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Divorce law and family formation

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Several studies have investigated whether unilateral divorce laws raised divorce rates, with mixed results. This paper asks whether unilateral, and no-fault, divorce laws influenced family formation. Besides their interest to policy makers, such effects may help theorists understand the mechanisms through which laws affect behavior. The results suggest that no-fault laws slightly reduced fertility, and unilateral divorce modestly increased divorce and legitimacy. However, the pattern of effects is not consistent with any of the hypotheses reviewed, and the estimated magnitudes suggest that changes in divorce law were not a major cause of changing family structure.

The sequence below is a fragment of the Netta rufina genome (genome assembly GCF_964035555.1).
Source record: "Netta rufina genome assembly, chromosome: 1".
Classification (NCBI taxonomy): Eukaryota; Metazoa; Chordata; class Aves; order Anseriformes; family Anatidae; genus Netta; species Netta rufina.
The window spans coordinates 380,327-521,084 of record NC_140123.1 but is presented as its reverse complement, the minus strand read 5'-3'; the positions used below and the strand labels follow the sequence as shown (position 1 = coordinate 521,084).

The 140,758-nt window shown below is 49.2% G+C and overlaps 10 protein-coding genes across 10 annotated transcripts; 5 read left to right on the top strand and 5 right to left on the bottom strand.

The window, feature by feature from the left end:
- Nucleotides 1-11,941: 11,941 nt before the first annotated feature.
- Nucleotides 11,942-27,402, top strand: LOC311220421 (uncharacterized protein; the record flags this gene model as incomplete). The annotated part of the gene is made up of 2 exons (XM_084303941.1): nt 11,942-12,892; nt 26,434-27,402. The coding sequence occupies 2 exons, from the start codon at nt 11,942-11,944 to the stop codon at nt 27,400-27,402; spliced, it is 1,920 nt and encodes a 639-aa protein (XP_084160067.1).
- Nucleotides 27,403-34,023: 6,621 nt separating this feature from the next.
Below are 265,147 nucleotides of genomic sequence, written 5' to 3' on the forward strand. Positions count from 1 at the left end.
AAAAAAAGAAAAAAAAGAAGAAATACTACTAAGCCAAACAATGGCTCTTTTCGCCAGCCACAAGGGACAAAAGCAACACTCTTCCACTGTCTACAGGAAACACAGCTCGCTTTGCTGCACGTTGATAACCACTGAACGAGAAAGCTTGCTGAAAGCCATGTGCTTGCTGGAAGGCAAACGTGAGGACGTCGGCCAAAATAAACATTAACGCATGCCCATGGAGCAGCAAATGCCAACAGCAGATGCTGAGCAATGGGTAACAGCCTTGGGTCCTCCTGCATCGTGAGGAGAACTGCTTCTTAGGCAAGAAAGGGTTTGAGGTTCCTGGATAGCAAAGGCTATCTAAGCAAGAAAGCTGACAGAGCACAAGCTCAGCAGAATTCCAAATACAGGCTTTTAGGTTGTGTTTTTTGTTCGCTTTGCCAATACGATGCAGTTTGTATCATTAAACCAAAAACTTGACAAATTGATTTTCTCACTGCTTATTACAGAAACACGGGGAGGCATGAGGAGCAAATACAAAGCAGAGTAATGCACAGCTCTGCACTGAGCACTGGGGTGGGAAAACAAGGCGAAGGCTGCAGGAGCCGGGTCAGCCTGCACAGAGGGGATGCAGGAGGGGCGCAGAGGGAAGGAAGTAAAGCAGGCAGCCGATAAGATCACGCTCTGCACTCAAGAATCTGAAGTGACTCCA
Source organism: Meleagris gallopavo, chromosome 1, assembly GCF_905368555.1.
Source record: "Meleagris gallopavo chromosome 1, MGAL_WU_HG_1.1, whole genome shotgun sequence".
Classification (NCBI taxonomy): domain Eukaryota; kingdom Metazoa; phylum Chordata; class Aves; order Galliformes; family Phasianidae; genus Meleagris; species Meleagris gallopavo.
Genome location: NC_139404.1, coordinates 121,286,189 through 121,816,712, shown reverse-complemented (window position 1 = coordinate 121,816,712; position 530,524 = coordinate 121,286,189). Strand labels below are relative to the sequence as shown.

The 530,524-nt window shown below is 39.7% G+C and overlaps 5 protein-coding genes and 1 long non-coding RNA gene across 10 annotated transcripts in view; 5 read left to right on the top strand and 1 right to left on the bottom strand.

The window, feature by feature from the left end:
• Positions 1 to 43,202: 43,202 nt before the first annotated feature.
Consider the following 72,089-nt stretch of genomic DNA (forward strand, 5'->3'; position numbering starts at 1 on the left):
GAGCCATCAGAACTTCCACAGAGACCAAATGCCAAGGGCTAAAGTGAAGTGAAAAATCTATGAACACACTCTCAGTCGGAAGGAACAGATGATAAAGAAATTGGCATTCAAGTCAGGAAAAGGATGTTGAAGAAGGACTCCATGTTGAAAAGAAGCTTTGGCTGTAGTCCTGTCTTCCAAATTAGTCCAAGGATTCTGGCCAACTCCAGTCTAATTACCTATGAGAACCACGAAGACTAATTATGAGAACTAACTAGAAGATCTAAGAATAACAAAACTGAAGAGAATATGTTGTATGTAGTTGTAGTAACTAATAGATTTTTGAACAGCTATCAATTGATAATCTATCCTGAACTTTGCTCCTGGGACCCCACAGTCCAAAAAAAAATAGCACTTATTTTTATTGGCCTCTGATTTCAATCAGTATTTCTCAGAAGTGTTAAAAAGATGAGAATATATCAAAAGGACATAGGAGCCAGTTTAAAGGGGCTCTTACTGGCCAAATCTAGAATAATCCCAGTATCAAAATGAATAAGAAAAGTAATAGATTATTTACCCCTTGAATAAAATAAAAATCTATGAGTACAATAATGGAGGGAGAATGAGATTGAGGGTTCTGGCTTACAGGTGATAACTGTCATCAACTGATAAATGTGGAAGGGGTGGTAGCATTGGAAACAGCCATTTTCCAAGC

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Correspondence to Scott Drewianka.

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Responsible editor: Deborah Cobb-Clark

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Drewianka, S. Divorce law and family formation. J Popul Econ 21, 485–503 (2008).

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